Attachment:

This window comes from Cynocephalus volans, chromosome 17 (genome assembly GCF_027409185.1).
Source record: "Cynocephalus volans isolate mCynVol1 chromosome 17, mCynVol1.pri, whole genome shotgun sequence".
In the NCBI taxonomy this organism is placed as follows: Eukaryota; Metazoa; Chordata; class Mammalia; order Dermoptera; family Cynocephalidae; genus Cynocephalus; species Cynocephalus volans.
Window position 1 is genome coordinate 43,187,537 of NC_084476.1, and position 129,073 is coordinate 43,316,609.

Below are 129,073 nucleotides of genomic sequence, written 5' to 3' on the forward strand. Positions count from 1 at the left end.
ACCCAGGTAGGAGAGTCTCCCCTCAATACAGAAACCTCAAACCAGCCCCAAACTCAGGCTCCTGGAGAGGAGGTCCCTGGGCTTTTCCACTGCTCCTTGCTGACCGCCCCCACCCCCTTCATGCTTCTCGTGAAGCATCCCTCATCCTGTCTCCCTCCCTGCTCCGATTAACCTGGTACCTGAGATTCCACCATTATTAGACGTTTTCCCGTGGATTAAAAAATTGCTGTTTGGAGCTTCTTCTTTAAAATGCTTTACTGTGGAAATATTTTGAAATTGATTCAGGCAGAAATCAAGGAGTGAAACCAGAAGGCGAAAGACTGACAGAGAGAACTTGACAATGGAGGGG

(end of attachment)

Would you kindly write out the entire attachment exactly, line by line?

This window comes from Cynocephalus volans, chromosome 17 (genome assembly GCF_027409185.1).
Source record: "Cynocephalus volans isolate mCynVol1 chromosome 17, mCynVol1.pri, whole genome shotgun sequence".
In the NCBI taxonomy this organism is placed as follows: Eukaryota; Metazoa; Chordata; class Mammalia; order Dermoptera; family Cynocephalidae; genus Cynocephalus; species Cynocephalus volans.
Window position 1 is genome coordinate 43,187,537 of NC_084476.1, and position 129,073 is coordinate 43,316,609.

Below are 129,073 nucleotides of genomic sequence, written 5' to 3' on the forward strand. Positions count from 1 at the left end.
ACCCAGGTAGGAGAGTCTCCCCTCAATACAGAAACCTCAAACCAGCCCCAAACTCAGGCTCCTGGAGAGGAGGTCCCTGGGCTTTTCCACTGCTCCTTGCTGACCGCCCCCACCCCCTTCATGCTTCTCGTGAAGCATCCCTCATCCTGTCTCCCTCCCTGCTCCGATTAACCTGGTACCTGAGATTCCACCATTATTAGACGTTTTCCCGTGGATTAAAAAATTGCTGTTTGGAGCTTCTTCTTTAAAATGCTTTACTGTGGAAATATTTTGAAATTGATTCAGGCAGAAATCAAGGAGTGAAACCAGAAGGCGAAAGACTGACAGAGAGAACTTGACAATGGAGGGG